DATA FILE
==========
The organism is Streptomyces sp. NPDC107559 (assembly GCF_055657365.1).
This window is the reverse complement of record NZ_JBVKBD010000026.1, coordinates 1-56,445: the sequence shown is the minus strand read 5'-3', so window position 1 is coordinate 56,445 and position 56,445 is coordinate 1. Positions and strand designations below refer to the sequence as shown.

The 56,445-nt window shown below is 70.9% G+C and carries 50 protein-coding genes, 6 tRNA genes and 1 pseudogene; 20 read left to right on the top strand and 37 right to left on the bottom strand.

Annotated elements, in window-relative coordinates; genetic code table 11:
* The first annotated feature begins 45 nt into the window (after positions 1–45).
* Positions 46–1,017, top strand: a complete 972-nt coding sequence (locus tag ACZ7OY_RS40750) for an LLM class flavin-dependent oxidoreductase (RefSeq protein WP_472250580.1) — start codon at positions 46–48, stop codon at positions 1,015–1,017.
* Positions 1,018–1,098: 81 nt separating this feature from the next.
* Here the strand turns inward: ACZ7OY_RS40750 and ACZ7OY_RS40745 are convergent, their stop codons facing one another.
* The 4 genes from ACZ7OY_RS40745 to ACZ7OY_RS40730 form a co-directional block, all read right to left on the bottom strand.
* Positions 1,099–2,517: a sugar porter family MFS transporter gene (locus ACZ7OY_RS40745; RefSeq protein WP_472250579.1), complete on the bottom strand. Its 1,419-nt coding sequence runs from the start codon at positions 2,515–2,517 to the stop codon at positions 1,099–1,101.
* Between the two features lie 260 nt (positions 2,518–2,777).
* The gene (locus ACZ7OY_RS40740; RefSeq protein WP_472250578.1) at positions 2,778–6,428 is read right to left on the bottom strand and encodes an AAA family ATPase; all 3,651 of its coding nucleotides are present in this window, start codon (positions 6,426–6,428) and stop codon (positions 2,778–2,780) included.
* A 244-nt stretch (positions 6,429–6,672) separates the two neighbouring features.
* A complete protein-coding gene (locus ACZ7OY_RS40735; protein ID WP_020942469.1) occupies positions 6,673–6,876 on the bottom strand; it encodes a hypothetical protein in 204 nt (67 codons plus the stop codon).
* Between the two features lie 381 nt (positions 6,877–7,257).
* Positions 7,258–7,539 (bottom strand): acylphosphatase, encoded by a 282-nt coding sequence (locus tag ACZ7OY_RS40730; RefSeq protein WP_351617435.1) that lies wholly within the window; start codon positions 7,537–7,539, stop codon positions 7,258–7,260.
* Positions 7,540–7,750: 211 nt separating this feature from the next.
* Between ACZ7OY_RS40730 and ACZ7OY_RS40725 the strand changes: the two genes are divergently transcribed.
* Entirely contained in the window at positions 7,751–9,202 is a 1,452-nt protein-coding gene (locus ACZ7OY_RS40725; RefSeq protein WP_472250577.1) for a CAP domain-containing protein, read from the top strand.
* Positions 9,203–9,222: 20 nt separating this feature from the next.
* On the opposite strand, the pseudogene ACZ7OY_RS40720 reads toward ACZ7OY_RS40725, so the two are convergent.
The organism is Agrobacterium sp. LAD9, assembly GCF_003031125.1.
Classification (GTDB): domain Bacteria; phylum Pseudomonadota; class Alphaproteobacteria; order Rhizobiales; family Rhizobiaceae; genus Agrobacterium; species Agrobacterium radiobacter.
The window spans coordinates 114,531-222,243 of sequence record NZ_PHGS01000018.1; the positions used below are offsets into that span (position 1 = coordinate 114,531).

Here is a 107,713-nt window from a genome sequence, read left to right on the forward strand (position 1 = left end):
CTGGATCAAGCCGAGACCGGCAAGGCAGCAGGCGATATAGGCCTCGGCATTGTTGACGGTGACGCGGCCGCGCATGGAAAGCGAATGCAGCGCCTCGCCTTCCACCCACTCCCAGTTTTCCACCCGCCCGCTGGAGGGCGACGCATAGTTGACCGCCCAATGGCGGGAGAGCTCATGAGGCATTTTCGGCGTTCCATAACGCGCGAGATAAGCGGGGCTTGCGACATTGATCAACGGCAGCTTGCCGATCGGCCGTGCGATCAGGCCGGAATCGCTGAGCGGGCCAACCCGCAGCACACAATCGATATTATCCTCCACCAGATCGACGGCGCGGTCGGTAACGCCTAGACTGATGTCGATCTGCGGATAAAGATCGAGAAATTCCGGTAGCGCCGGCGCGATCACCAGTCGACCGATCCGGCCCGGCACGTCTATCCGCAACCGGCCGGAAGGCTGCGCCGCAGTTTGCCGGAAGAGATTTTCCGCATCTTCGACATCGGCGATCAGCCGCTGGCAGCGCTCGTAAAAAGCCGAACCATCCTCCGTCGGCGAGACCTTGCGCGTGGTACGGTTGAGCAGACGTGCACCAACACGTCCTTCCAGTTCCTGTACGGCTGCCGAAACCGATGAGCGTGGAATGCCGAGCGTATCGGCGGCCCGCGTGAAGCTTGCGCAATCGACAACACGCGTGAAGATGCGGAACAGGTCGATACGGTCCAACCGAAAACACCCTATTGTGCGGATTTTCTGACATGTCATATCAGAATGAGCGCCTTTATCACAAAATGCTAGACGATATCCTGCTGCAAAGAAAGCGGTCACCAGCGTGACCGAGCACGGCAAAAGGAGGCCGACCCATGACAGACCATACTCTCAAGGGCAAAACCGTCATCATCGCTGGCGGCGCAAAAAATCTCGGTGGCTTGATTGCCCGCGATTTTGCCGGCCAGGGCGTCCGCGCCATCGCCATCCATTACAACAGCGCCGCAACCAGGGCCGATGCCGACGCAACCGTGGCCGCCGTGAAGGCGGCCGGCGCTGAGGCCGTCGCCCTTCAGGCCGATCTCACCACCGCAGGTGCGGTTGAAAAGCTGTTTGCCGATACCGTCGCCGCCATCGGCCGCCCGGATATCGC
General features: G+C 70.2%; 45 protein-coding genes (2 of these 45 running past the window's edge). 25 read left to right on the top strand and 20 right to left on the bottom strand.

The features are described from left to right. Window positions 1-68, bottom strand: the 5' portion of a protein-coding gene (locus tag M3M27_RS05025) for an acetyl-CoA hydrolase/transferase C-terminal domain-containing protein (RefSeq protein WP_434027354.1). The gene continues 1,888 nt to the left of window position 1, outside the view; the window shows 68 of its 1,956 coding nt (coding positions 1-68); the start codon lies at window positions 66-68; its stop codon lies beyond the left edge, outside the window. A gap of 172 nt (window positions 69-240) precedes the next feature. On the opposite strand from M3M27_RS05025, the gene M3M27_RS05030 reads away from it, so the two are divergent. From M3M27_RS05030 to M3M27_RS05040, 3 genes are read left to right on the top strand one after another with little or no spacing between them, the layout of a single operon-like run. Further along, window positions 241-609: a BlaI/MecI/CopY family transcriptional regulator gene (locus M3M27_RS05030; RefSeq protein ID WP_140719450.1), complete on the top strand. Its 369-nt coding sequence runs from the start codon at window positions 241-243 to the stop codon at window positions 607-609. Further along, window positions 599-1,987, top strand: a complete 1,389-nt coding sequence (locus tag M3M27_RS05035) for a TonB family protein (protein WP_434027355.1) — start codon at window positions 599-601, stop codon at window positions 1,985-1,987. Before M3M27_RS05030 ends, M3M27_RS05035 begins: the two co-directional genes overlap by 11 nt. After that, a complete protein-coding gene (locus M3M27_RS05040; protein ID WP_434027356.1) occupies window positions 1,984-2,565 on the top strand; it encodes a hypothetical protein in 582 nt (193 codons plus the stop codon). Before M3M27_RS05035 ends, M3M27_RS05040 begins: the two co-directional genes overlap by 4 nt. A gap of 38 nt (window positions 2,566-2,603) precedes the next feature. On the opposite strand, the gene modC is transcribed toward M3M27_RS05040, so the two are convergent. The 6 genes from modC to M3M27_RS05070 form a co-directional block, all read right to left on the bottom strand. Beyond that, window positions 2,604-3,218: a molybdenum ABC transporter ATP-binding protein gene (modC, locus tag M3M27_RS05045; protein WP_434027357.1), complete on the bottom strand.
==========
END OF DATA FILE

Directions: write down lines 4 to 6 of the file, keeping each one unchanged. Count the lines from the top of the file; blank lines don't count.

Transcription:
Annotated elements, in window-relative coordinates; genetic code table 11:
* The first annotated feature begins 45 nt into the window (after positions 1–45).
* Positions 46–1,017, top strand: a complete 972-nt coding sequence (locus tag ACZ7OY_RS40750) for an LLM class flavin-dependent oxidoreductase (RefSeq protein WP_472250580.1) — start codon at positions 46–48, stop codon at positions 1,015–1,017.